I wanted to love this memoir because I love Michelle. And I can’t quite put my finger on why I didn’t love it. It has a “first this happened, then this happened, then this happened” sort of feel to it. Maybe that’s because of its chronological organization of three sections: pre-Barack (Becoming Me), marriage and kids (Becoming Us) and moving to the White House (Becoming More). But many memoirs are written chronologically and it’s not bothersome. I guess I felt like she revealed a lot about herself and her marriage and her life as First Lady while at the same time keeping the reader at a distance. I remember reading An Hour Before Daylight, one of Jimmy Carter’s earlier memoirs (he has many), and feeling like I was having a personal, fireside chat with him. Or Nelson Mandela’s A Long Walk to Freedom where I felt like I was walking that horrific journey at his side. With Becoming, I felt like I was reading about her life without really getting to know her. Like there was a veil between her story and her. I know privacy has always been important to her, but publicly she seems so personable and warm–and yet her memoir feels distant. She shares her struggles with self-confidence despite academic success, her challenges in balancing work/family life along with Barack’s career, her misgivings about his running for President, and her lack of certainty about stepping into the role of First Lady. The book jacket says she writes with “uncommon candor” and offers a “vivid account”. In a way those statements feel true, and yet…it still felt like she was holding the reader an arm’s length away. Like she was trying to present herself rather than be herself.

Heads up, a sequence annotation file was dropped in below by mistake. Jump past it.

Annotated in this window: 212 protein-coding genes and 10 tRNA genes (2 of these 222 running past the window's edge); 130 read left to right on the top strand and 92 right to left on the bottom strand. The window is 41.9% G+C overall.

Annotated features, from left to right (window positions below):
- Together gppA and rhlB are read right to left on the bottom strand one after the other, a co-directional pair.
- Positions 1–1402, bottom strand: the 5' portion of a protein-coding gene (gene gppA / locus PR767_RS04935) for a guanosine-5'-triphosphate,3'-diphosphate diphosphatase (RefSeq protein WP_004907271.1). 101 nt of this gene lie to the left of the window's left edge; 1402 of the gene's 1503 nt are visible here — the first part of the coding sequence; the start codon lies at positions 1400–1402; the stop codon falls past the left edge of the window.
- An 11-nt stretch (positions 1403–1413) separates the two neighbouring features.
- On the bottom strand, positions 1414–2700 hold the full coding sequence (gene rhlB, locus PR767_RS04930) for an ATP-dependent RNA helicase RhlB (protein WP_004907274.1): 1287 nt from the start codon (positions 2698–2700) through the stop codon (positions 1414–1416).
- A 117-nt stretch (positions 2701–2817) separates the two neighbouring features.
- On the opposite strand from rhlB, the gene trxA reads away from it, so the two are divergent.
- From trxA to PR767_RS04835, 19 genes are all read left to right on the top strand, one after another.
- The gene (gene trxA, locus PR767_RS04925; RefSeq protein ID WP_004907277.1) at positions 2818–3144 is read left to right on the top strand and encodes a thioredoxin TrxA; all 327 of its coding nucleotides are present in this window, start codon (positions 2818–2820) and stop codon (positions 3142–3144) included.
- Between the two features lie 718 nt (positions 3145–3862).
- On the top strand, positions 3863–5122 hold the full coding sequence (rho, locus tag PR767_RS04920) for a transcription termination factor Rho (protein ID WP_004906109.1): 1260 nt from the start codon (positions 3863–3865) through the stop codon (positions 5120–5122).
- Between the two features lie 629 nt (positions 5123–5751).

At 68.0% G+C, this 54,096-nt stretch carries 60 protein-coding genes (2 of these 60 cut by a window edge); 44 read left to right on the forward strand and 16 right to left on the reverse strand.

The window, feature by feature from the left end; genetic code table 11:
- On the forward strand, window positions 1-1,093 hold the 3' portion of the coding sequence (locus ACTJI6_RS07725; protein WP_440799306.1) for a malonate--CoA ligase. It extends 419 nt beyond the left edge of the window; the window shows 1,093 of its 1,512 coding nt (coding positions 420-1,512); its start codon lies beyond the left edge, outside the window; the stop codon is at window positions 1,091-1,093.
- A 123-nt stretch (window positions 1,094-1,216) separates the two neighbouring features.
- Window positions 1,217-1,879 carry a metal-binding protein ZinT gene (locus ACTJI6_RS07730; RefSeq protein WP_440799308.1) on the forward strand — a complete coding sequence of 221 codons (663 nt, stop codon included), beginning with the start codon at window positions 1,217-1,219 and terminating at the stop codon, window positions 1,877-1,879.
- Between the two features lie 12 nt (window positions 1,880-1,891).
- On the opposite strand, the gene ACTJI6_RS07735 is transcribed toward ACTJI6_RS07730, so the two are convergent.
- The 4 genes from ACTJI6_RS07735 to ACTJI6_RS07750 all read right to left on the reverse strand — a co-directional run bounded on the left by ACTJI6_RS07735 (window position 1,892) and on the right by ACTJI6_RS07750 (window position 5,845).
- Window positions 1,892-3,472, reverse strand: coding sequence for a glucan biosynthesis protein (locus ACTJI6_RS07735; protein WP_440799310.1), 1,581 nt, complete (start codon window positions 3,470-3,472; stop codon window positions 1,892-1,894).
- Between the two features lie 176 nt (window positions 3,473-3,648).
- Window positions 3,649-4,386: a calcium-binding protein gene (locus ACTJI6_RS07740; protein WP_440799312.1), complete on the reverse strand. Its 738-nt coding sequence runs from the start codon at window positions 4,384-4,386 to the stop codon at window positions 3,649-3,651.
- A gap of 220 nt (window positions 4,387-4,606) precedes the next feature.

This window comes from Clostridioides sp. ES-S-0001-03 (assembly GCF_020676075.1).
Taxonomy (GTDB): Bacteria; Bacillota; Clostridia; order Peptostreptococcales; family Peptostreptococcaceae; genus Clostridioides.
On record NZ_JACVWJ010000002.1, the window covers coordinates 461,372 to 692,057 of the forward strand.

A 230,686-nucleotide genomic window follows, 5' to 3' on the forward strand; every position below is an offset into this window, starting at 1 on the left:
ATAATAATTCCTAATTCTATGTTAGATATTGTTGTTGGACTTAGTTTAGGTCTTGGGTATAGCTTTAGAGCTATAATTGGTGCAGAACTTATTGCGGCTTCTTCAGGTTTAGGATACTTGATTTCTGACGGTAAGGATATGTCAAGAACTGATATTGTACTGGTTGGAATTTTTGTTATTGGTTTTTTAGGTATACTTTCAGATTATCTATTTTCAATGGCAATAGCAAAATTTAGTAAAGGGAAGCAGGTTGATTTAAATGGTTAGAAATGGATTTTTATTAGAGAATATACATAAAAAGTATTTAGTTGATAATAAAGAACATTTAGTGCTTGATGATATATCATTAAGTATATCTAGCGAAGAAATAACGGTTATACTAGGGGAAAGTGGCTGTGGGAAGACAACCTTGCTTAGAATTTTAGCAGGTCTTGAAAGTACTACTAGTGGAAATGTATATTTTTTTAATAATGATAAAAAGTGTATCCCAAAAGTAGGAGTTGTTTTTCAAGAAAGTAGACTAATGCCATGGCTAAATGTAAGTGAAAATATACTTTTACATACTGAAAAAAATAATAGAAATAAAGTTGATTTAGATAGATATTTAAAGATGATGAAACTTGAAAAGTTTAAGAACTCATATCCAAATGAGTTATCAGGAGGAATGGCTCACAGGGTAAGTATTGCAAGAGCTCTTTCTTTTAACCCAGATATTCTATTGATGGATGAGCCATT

Nevertheless, I loved learning about her childhood, career, parents, neighborhood, school, friends, Chicago history, college, marriage, politics, and The White House. I feel better informed, and I feel like I know more about her. But I still feel like I don’t know her.